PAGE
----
Ottawa View: Groupthink mot de jour experiencing sea-change

This column, serving as Strategy's window on Ottawa, looks at emerging issues, practices and trends in federal government communications.During the mid-1980s, some bright media light in search of a posh-sounding synonym for 'mean' must have tripped across the term 'draconian.'As a...

This column, serving as Strategy’s window on Ottawa, looks at emerging issues, practices and trends in federal government communications.

During the mid-1980s, some bright media light in search of a posh-sounding synonym for ‘mean’ must have tripped across the term ‘draconian.’

As a consequence, in true group-think form, the rest of the journalistic profession, and, subsequently, many interest group spokesthingies, couldn’t spit the words ‘cut’ or ‘measure’ out without prefacing them with ‘draconian.’

Thankfully, this use now seems to be on the wane.

However, I’m here to report that a new ‘mot de jour’ may well be muscling its way into the media lexicon.

Watch for it. ‘Sea-change’ looks like a real winner to me.

‘Convergence’ has also, of late, gained quite some currency.

Most commonly used to describe the coming together of telephone, television and computer technologies on the ‘information highway,’ it also aptly captures the tenor of what is happening in the marketing business.

Advertising, public relations, sales promotion, contract publishing, and, even lobbying are all sharing the same bed.

And, while there are plenty of cold feet, it is becoming apparent that in order to serve and keep clients, agencies must deliver on all fronts.

This doesn’t mean there isn’t any cover-hogging going on. The battle for supremacy between the impertinent upstarts that are now, more than ever, vigorously tugging away at previously sacrosanct ad budgets, and the traditional masters, is now at full pitch.

While the trend in Canada’s largest markets is toward mega-agencies that house a diverse range of expertise under one roof, Ottawa, although this country’s fourth most populous centre, is, of necessity, following a different route.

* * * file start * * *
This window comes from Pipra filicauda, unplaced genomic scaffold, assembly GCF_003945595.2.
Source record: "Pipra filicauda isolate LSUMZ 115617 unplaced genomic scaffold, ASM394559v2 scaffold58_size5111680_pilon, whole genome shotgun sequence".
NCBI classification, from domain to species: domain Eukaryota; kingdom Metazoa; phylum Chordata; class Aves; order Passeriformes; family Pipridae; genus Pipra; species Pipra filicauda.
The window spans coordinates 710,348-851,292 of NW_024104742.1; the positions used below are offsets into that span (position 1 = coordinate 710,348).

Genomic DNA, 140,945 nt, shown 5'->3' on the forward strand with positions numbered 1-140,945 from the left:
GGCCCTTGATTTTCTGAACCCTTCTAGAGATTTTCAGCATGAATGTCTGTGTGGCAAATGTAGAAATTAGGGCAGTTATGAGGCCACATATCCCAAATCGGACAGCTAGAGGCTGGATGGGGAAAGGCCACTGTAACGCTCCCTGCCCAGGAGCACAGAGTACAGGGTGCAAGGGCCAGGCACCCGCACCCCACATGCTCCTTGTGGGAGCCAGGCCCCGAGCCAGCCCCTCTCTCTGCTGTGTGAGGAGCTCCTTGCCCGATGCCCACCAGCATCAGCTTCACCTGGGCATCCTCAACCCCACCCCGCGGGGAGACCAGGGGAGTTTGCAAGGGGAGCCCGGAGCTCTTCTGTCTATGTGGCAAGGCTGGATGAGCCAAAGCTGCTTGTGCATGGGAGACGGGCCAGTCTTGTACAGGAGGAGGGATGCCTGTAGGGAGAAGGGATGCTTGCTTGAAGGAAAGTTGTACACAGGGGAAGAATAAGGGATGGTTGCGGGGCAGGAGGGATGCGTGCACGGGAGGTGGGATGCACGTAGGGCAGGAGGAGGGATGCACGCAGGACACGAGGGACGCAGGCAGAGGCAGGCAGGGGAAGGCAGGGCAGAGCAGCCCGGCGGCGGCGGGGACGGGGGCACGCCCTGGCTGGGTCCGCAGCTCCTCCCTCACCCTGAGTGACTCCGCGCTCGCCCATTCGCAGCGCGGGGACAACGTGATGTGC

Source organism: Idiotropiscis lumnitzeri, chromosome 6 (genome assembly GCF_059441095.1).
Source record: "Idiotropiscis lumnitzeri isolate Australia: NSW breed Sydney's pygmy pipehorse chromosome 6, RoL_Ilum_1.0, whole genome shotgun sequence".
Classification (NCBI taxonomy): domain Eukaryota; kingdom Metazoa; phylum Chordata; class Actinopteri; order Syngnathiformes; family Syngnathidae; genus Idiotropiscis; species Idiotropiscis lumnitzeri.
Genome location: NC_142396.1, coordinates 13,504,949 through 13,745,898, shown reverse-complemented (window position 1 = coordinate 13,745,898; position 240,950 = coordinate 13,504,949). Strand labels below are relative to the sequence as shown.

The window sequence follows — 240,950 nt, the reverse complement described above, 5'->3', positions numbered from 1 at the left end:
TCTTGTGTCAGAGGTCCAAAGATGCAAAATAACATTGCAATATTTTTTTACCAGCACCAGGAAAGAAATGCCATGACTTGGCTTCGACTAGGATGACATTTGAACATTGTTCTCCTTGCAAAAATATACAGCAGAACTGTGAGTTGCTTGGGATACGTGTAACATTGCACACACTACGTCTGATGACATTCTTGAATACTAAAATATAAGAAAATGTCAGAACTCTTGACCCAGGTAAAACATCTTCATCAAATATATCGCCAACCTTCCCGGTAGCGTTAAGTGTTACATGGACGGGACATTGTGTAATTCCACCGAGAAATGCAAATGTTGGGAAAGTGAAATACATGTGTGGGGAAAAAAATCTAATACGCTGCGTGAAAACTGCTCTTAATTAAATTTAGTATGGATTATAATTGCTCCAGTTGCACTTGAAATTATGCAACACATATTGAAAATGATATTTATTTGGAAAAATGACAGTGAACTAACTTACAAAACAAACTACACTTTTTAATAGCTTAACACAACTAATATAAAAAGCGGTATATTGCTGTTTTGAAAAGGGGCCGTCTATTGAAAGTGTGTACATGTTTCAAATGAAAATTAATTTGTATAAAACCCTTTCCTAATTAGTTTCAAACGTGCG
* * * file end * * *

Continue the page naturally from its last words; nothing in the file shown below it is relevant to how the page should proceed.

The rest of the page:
Because its largest ‘advertiser,’ as a matter of policy, must spread its budget out across the country, the revenue base here is not capable of sustaining big ad agencies.

In fact, the biggest, Hewson Bridge & Smith, ranks somewhere in the mid-40s among Canada’s top 100.

This is not to say that Ottawa lacks talent. Far from it.

The region boasts many lean, capable design/pr/advertising, and, increasingly, sales promotion, agencies.

In order to get business, many have formed alliances with each other. This approach will continue apace, particularly in light of how the federal government is accommodating convergence.

Partly to eliminate duplication, partly to co-ordinate the divergent, yet converging, disciplines mentioned above, and, partly, in its traditional role, to ensure consistent government-wide messaging, the Advertising and Public Opinion Research Directorate (formerly, amg) will, now, to a greater degree, be overseeing all departmental communications efforts.

In line with our ‘convergence’ theme, here’s how a recent Treasury Board contracting policy notice defined advertising:

‘All activities, including research, involved in the purchase, by, or on behalf of, the government, of space or time in print or broadcast media, or in other mass media, such as outdoor and transit advertising.

‘It also includes any collateral materials such as posters and counter displays, and printed material such as inserts that are a direct extension of an advertising campaign.

‘Public service announcements are also considered advertising.

‘Co-sponsorship initiatives, public relations, special events, direct marketing and promotion activities that are an extension or form part of an advertising campaign are included in the definition of advertising.

‘Paid announcements are not considered advertising in this context, unless an advertising agency is to be used.’

While I don’t understand the last sentence, the overall message is quite clear.

The Advertising and Public Opinion Research Directorate, under its minister, David Dingwall, is right on top of the convergence issue, and, as such, is taking legitimate steps to make sure that all government communications efforts, not just traditional advertising, work together to complement each other.

In order to adapt, Ottawa communications firms will, more than ever, have to rely upon their alliance-forming skills – both locally and nationally.

Nigel Beale is president of Nigel Beale and Associates, a communications firm, and operates the Ottawa offices of News Canada, a news distribution service. Reader feedback is encouraged and Beale can be contacted at (613) 241-9900 (phone); (613) 241-9477 (fax.)